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33 Comments on “Piston Slap: Chronic Xterra Maintenance?...”


  • avatar
    catachanninja

    If you’re getting your vehicle services at the dealer the service advisors there should be able to tell you accurate maintenance intervals. I do all my basic services on my altima at my local nissan dealer and when I go in I’m always picking thier brains. Granted I am a service advisor myself in the diesel industry so I’m probably more inclined to trust another adviser.

    • 0 avatar
      sirwired

      Every car dealer I’ve ever seen has their maintenance advisers “recommend” service well in excess of the intervals in the manual. Not quite to Jiffy-lube-ish levels, but still quite a lot of premature service. The only source I trust is the manual, with some forum surfing to be sure.

      The last dealer I went to said I needed new coolant at 45k because it was “brown”; no, that was the tank, when I had him pull a sample, it was as pink as the day it left the factory. I was then told it was “watery”. Gimme a break…

      • 0 avatar
        Tim_Turbo

        As a former advisor at a dealership-mostly yes and also no. For example, Brake Fluid for my brand was recommended to be changed at 100K, or when fluid appeared dirty. However the book also states that if driven in humid weather you should change it at 30K. Here in Maine it is humid about 3 months out of the year so my service manager wanted us to sell a brake flush at 30K-no matter what the fluid looked like. Which I did not agree with.

        I did the job for just over 2 years. While I only worked at one dealership, I never saw any outright dishonesty. Like performing work that didn’t need to be done. But-when you do recommend something-a person usually calls their cousins uncles friends buddy who is a mechanic at Backyard Motors and he says, nah, you don’t need new brake pads- 1mm of brake pad left is plenty! There is more of a “well technically” type attitude-like in my brake fluid example above, or especially when it came to mandatory annual state inspections.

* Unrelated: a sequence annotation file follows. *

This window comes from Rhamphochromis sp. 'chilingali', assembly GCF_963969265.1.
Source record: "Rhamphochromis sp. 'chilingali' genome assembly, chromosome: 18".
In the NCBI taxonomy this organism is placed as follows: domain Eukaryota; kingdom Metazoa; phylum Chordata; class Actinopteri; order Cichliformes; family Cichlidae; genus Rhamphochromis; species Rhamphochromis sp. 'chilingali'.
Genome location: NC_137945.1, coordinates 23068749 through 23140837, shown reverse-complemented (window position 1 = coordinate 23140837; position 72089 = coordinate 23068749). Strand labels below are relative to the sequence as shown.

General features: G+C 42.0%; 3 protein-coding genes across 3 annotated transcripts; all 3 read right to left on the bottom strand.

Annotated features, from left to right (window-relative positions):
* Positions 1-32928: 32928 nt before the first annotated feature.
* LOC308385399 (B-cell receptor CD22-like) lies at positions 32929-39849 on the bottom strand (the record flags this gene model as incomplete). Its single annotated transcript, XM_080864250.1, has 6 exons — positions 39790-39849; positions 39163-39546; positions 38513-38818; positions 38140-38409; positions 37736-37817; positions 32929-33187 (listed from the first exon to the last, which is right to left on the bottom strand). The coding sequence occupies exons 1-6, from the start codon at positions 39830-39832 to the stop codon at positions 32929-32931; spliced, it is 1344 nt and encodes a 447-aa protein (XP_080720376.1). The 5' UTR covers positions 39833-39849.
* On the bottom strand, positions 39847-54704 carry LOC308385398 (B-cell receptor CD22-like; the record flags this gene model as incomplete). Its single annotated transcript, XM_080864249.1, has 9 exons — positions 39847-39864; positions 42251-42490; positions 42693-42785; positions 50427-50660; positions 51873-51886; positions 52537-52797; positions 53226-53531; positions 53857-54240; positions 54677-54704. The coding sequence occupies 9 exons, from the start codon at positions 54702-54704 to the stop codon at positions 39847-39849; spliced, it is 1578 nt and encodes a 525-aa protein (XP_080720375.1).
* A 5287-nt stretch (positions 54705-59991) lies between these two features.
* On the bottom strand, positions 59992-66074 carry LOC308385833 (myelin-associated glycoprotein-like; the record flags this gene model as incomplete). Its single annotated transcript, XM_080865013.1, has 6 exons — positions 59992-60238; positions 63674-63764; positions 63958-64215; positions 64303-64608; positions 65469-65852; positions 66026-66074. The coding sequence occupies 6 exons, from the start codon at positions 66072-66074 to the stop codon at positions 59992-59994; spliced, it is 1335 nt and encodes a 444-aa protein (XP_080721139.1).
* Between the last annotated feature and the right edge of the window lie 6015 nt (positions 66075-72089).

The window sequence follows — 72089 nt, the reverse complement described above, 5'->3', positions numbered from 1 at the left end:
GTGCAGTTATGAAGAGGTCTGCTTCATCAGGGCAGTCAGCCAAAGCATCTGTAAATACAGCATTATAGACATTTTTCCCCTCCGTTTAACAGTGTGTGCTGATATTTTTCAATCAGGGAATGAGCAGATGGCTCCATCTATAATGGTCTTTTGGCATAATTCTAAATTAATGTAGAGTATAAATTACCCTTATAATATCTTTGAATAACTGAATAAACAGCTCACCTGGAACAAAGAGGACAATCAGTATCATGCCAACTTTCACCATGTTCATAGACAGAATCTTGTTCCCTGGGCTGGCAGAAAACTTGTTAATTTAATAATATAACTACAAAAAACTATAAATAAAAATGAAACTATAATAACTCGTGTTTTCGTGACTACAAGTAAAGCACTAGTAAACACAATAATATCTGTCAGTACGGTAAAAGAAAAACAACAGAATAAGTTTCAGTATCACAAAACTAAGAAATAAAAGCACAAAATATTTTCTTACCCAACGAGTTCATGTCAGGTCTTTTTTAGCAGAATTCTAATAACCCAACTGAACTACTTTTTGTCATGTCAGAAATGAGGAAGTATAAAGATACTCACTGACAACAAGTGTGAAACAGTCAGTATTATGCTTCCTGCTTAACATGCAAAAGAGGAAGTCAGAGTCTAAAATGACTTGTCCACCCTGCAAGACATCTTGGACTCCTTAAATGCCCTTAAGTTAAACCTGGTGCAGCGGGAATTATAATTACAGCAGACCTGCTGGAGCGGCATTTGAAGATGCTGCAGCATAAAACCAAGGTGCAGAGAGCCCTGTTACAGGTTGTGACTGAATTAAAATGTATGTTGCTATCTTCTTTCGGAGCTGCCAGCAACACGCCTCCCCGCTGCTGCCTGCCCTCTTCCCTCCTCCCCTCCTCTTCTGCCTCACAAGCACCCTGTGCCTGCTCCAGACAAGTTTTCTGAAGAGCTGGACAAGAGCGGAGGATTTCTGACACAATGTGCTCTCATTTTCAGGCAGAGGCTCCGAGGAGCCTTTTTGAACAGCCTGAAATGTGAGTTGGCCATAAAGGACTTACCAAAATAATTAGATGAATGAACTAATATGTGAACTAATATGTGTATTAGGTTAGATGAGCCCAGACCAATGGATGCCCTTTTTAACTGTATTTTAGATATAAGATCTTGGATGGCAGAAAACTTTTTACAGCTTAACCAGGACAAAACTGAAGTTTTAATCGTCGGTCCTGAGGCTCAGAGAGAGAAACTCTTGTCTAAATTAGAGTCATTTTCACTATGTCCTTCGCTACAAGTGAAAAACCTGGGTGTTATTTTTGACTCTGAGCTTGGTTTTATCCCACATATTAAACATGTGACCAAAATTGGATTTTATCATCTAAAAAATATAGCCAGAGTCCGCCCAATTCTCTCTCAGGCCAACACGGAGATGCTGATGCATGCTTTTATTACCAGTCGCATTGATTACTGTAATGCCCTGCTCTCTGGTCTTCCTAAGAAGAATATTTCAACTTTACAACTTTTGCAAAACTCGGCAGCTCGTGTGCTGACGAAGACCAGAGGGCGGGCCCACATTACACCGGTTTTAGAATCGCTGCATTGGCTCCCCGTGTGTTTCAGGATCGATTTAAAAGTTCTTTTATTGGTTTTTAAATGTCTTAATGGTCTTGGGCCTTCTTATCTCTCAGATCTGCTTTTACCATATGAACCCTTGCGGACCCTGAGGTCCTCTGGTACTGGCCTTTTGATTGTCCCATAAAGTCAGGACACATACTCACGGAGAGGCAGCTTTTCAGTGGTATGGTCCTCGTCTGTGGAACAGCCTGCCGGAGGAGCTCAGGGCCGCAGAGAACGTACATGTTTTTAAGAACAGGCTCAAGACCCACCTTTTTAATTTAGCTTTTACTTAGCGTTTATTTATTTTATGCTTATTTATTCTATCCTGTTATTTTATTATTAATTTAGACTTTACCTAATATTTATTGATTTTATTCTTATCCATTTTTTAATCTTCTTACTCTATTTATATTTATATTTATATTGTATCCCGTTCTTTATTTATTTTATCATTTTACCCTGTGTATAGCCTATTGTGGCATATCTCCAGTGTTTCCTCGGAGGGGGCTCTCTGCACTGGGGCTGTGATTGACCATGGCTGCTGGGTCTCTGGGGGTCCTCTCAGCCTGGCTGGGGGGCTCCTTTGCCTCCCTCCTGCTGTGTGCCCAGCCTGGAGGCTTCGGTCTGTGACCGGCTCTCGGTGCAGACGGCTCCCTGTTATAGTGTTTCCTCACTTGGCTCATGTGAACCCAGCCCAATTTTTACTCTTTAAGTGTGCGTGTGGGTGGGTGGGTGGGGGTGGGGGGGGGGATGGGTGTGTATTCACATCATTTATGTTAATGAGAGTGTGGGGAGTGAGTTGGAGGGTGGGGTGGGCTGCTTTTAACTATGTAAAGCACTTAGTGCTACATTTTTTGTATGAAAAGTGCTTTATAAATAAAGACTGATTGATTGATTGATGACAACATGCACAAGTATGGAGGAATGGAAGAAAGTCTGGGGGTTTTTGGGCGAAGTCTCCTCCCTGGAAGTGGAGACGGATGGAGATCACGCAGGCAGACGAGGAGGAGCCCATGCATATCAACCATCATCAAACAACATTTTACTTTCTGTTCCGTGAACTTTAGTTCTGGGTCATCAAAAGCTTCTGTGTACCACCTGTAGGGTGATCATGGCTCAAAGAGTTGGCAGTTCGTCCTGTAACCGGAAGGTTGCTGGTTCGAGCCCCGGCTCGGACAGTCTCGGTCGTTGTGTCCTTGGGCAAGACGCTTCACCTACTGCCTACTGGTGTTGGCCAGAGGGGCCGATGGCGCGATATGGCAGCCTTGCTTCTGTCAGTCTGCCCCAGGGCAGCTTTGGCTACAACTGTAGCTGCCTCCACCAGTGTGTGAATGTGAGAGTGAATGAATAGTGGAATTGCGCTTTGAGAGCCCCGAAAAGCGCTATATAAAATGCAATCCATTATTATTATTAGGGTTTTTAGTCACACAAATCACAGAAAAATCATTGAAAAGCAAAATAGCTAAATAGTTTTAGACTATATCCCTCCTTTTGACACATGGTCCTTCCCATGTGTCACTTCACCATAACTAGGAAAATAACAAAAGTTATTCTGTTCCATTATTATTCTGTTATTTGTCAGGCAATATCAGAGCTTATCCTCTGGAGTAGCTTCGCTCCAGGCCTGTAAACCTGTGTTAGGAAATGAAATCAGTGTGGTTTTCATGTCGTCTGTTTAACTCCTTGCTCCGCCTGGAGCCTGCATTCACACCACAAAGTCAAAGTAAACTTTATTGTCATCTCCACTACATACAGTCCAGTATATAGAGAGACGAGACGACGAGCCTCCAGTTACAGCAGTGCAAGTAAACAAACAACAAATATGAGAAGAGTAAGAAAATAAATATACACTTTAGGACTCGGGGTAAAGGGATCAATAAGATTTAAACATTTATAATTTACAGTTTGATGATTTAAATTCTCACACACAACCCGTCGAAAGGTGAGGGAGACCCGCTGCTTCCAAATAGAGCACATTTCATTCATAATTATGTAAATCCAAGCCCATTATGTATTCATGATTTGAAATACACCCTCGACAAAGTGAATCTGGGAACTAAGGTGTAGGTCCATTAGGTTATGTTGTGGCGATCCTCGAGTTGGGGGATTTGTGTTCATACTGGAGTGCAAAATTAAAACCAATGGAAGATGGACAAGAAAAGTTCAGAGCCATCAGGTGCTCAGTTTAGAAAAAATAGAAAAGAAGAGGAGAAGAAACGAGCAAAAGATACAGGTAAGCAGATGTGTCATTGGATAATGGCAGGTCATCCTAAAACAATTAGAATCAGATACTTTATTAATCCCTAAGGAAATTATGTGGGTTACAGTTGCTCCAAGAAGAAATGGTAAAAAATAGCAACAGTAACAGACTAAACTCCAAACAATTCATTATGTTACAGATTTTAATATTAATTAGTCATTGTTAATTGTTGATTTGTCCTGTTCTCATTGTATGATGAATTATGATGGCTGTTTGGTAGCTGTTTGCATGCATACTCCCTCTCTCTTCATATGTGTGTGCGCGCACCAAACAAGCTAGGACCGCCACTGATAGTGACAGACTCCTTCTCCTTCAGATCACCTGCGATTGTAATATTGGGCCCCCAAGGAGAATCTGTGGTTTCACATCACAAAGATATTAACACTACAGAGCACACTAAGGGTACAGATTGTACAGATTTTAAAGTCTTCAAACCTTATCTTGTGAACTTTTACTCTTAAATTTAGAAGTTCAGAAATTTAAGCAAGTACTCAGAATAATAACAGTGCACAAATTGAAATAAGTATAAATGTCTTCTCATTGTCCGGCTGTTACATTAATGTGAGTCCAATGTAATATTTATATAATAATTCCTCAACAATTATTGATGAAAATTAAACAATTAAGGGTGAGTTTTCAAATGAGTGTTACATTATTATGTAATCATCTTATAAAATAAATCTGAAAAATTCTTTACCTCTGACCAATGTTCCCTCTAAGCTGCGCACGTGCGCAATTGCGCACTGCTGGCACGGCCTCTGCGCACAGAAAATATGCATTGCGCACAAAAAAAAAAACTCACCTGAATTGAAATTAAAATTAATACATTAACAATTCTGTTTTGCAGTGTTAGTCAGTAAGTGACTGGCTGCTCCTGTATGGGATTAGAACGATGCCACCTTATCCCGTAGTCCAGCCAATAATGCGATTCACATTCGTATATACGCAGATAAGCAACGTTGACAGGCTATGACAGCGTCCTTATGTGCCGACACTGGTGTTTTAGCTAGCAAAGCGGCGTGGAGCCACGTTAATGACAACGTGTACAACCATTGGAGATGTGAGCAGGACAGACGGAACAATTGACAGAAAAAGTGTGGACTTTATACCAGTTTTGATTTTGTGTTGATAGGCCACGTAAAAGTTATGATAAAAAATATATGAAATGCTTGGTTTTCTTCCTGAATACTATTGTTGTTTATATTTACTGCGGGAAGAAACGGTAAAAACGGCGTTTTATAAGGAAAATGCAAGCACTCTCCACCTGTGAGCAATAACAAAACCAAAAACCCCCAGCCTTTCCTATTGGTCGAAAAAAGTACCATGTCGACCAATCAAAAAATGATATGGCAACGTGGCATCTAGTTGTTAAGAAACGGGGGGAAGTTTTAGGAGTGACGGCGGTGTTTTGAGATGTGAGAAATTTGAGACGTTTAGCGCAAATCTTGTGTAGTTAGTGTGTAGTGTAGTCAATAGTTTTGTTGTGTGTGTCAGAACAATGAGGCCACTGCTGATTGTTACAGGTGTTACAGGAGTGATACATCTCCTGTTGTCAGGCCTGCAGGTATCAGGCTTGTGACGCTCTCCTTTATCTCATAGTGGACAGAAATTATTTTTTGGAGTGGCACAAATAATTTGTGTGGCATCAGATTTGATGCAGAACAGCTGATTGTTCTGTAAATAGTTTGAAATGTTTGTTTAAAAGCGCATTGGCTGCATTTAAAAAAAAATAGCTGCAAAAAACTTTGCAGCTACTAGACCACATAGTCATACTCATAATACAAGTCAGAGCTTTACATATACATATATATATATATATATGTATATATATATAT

Again, every dealership-or any shop really-is different. I am sure there are some far worse ones out there, and some better ones too.

        It was not the job for me.

      • 0 avatar
        Exfordtech

        The old “we have unique operating conditions in this part of the country so we recommend this above and beyond the factory …” sales pitch . Read and follow the manual. One large private chain (that claims to be not like all the rest) that I was employed by had us changing full synthetic gear oil at 30k. Absolute up sell nonsense. Fluid that came out was as clean as what went in. Also pushed all the “conditioner” (BGs, Wynns) additives as well. If you’re worried, follow the severe duty schedule. Pay particular attention to the coolant and flush/change as needed. The V6 likes to leak in your vehicle especially in the front cover area.

  • avatar
    sirwired